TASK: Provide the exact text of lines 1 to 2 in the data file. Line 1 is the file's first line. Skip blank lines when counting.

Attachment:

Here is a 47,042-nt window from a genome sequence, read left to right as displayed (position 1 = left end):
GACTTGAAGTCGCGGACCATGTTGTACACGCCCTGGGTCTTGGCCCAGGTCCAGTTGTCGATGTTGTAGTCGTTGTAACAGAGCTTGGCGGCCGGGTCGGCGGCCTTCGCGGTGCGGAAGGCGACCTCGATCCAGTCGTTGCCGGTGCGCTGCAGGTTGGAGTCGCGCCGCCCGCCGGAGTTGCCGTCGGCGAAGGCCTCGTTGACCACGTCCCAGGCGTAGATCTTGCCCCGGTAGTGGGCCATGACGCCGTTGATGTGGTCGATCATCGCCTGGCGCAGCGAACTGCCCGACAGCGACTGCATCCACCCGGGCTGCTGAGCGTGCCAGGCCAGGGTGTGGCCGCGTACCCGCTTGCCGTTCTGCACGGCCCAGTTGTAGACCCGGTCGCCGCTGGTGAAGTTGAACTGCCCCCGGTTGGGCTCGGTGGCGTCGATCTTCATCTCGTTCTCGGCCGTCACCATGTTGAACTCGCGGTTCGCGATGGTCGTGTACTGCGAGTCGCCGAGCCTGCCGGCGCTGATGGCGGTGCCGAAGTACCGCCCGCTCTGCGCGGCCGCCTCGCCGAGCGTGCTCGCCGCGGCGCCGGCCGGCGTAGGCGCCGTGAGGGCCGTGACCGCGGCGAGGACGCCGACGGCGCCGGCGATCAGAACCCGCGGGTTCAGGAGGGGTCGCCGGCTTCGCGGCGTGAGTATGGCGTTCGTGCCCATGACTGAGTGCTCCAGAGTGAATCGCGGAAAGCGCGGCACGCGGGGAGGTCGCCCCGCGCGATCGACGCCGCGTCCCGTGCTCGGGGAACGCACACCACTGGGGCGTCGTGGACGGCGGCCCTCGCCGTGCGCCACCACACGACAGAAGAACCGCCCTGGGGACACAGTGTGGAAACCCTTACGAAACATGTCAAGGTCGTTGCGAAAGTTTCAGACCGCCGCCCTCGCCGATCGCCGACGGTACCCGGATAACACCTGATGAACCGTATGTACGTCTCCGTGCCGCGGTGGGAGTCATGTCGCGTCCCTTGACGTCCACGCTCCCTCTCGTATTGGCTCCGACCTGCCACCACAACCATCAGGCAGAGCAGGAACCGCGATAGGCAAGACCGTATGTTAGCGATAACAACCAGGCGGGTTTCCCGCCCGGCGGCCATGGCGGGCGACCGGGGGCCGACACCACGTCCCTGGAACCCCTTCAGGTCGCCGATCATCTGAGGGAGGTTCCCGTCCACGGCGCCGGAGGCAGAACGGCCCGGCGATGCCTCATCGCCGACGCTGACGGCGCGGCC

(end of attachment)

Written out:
Here is a 47,042-nt window from a genome sequence, read left to right as displayed (position 1 = left end):
GACTTGAAGTCGCGGACCATGTTGTACACGCCCTGGGTCTTGGCCCAGGTCCAGTTGTCGATGTTGTAGTCGTTGTAACAGAGCTTGGCGGCCGGGTCGGCGGCCTTCGCGGTGCGGAAGGCGACCTCGATCCAGTCGTTGCCGGTGCGCTGCAGGTTGGAGTCGCGCCGCCCGCCGGAGTTGCCGTCGGCGAAGGCCTCGTTGACCACGTCCCAGGCGTAGATCTTGCCCCGGTAGTGGGCCATGACGCCGTTGATGTGGTCGATCATCGCCTGGCGCAGCGAACTGCCCGACAGCGACTGCATCCACCCGGGCTGCTGAGCGTGCCAGGCCAGGGTGTGGCCGCGTACCCGCTTGCCGTTCTGCACGGCCCAGTTGTAGACCCGGTCGCCGCTGGTGAAGTTGAACTGCCCCCGGTTGGGCTCGGTGGCGTCGATCTTCATCTCGTTCTCGGCCGTCACCATGTTGAACTCGCGGTTCGCGATGGTCGTGTACTGCGAGTCGCCGAGCCTGCCGGCGCTGATGGCGGTGCCGAAGTACCGCCCGCTCTGCGCGGCCGCCTCGCCGAGCGTGCTCGCCGCGGCGCCGGCCGGCGTAGGCGCCGTGAGGGCCGTGACCGCGGCGAGGACGCCGACGGCGCCGGCGATCAGAACCCGCGGGTTCAGGAGGGGTCGCCGGCTTCGCGGCGTGAGTATGGCGTTCGTGCCCATGACTGAGTGCTCCAGAGTGAATCGCGGAAAGCGCGGCACGCGGGGAGGTCGCCCCGCGCGATCGACGCCGCGTCCCGTGCTCGGGGAACGCACACCACTGGGGCGTCGTGGACGGCGGCCCTCGCCGTGCGCCACCACACGACAGAAGAACCGCCCTGGGGACACAGTGTGGAAACCCTTACGAAACATGTCAAGGTCGTTGCGAAAGTTTCAGACCGCCGCCCTCGCCGATCGCCGACGGTACCCGGATAACACCTGATGAACCGTATGTACGTCTCCGTGCCGCGGTGGGAGTCATGTCGCGTCCCTTGACGTCCACGCTCCCTCTCGTATTGGCTCCGACCTGCCACCACAACCATCAGGCAGAGCAGGAACCGCGATAGGCAAGACCGTATGTTAGCGATAACAACCAGGCGGGTTTCCCGCCCGGCGGCCATGGCGGGCGACCGGGGGCCGACACCACGTCCCTGGAACCCCTTCAGGTCGCCGATCATCTGAGGGAGGTTCCCGTCCACGGCGCCGGAGGCAGAACGGCCCGGCGATGCCTCATCGCCGACGCTGACGGCGCGGCC